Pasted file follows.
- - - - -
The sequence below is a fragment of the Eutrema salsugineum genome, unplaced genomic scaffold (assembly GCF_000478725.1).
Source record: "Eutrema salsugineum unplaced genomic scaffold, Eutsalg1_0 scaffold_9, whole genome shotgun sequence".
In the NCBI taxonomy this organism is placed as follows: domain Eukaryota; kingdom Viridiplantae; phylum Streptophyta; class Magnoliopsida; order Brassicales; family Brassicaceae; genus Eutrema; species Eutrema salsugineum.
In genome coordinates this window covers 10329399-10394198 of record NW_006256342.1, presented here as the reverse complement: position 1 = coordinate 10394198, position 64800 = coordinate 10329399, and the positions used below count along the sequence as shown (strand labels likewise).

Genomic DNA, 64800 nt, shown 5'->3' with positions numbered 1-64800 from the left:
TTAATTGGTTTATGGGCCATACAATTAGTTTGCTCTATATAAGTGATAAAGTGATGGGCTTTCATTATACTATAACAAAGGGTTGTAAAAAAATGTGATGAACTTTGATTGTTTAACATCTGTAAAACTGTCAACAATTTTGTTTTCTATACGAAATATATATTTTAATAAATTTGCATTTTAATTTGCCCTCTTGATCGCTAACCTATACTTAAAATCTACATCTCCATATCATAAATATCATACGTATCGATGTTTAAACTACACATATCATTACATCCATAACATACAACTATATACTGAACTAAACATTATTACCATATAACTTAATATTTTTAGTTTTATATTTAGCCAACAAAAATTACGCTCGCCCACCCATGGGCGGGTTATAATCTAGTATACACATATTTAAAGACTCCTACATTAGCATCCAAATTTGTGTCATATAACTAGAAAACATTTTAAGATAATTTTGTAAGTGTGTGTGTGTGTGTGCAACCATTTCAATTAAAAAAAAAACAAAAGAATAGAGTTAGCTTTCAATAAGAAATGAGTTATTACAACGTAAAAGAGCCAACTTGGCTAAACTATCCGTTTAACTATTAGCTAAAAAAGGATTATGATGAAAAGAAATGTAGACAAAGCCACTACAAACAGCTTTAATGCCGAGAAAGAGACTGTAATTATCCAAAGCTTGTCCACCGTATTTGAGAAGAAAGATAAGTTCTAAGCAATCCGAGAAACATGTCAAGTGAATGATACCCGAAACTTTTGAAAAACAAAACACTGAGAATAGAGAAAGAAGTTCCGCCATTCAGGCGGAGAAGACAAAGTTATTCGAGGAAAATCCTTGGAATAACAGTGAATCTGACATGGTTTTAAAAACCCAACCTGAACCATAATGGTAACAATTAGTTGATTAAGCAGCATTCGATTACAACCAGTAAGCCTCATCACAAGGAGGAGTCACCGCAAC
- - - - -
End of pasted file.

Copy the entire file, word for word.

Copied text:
The sequence below is a fragment of the Eutrema salsugineum genome, unplaced genomic scaffold (assembly GCF_000478725.1).
Source record: "Eutrema salsugineum unplaced genomic scaffold, Eutsalg1_0 scaffold_9, whole genome shotgun sequence".
In the NCBI taxonomy this organism is placed as follows: domain Eukaryota; kingdom Viridiplantae; phylum Streptophyta; class Magnoliopsida; order Brassicales; family Brassicaceae; genus Eutrema; species Eutrema salsugineum.
In genome coordinates this window covers 10329399-10394198 of record NW_006256342.1, presented here as the reverse complement: position 1 = coordinate 10394198, position 64800 = coordinate 10329399, and the positions used below count along the sequence as shown (strand labels likewise).

Genomic DNA, 64800 nt, shown 5'->3' with positions numbered 1-64800 from the left:
TTAATTGGTTTATGGGCCATACAATTAGTTTGCTCTATATAAGTGATAAAGTGATGGGCTTTCATTATACTATAACAAAGGGTTGTAAAAAAATGTGATGAACTTTGATTGTTTAACATCTGTAAAACTGTCAACAATTTTGTTTTCTATACGAAATATATATTTTAATAAATTTGCATTTTAATTTGCCCTCTTGATCGCTAACCTATACTTAAAATCTACATCTCCATATCATAAATATCATACGTATCGATGTTTAAACTACACATATCATTACATCCATAACATACAACTATATACTGAACTAAACATTATTACCATATAACTTAATATTTTTAGTTTTATATTTAGCCAACAAAAATTACGCTCGCCCACCCATGGGCGGGTTATAATCTAGTATACACATATTTAAAGACTCCTACATTAGCATCCAAATTTGTGTCATATAACTAGAAAACATTTTAAGATAATTTTGTAAGTGTGTGTGTGTGTGTGCAACCATTTCAATTAAAAAAAAAACAAAAGAATAGAGTTAGCTTTCAATAAGAAATGAGTTATTACAACGTAAAAGAGCCAACTTGGCTAAACTATCCGTTTAACTATTAGCTAAAAAAGGATTATGATGAAAAGAAATGTAGACAAAGCCACTACAAACAGCTTTAATGCCGAGAAAGAGACTGTAATTATCCAAAGCTTGTCCACCGTATTTGAGAAGAAAGATAAGTTCTAAGCAATCCGAGAAACATGTCAAGTGAATGATACCCGAAACTTTTGAAAAACAAAACACTGAGAATAGAGAAAGAAGTTCCGCCATTCAGGCGGAGAAGACAAAGTTATTCGAGGAAAATCCTTGGAATAACAGTGAATCTGACATGGTTTTAAAAACCCAACCTGAACCATAATGGTAACAATTAGTTGATTAAGCAGCATTCGATTACAACCAGTAAGCCTCATCACAAGGAGGAGTCACCGCAAC